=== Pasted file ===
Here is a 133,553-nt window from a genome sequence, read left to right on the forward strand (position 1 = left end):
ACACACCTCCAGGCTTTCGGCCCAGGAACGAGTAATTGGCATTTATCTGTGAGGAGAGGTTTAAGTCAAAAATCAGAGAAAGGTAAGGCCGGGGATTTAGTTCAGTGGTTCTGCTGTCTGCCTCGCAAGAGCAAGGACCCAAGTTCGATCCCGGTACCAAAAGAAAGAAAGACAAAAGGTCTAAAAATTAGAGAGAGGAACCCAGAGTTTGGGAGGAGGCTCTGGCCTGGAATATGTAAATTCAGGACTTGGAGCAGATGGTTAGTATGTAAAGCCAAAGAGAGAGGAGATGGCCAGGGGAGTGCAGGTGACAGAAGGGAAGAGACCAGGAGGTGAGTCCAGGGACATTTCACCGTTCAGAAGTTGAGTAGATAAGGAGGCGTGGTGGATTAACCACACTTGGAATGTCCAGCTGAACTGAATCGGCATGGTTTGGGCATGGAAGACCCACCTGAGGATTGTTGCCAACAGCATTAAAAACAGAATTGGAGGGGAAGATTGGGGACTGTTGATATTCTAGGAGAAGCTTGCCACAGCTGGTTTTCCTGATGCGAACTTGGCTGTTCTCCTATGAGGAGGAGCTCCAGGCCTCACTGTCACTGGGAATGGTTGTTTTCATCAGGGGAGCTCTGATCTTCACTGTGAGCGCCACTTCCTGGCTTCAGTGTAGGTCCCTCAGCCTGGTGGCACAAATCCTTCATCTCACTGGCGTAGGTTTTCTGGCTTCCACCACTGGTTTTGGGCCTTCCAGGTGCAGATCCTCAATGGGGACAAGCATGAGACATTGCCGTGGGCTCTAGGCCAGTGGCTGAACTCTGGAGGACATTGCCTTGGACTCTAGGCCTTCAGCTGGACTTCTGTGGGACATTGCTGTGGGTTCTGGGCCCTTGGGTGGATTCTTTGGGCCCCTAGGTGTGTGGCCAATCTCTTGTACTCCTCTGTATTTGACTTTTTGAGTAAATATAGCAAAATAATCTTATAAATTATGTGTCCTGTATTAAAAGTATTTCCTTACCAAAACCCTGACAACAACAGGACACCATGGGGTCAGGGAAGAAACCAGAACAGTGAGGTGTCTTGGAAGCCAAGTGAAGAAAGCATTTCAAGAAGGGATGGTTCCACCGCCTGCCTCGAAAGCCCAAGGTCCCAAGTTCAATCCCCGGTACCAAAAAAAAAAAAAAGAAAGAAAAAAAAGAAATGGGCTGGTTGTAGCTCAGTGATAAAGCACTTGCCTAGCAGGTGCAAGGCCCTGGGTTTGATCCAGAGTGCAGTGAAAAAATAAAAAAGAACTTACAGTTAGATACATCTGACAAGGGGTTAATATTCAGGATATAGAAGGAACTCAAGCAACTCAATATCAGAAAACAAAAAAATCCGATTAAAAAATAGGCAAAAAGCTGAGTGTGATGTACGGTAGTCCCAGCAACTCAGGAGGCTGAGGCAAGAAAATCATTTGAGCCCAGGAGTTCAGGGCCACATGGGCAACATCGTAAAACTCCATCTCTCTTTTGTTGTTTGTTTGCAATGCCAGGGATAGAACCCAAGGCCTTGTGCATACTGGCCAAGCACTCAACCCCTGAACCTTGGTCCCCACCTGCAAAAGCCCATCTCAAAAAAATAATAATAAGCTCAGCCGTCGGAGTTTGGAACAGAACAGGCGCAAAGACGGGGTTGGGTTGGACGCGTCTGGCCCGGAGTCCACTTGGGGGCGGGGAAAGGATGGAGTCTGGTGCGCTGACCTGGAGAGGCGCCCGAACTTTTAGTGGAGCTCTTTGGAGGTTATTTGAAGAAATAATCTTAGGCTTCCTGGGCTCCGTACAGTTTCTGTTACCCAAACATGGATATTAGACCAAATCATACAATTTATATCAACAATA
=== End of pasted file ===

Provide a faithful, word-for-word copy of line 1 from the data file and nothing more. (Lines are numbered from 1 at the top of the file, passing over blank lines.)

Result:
Here is a 133,553-nt window from a genome sequence, read left to right on the forward strand (position 1 = left end):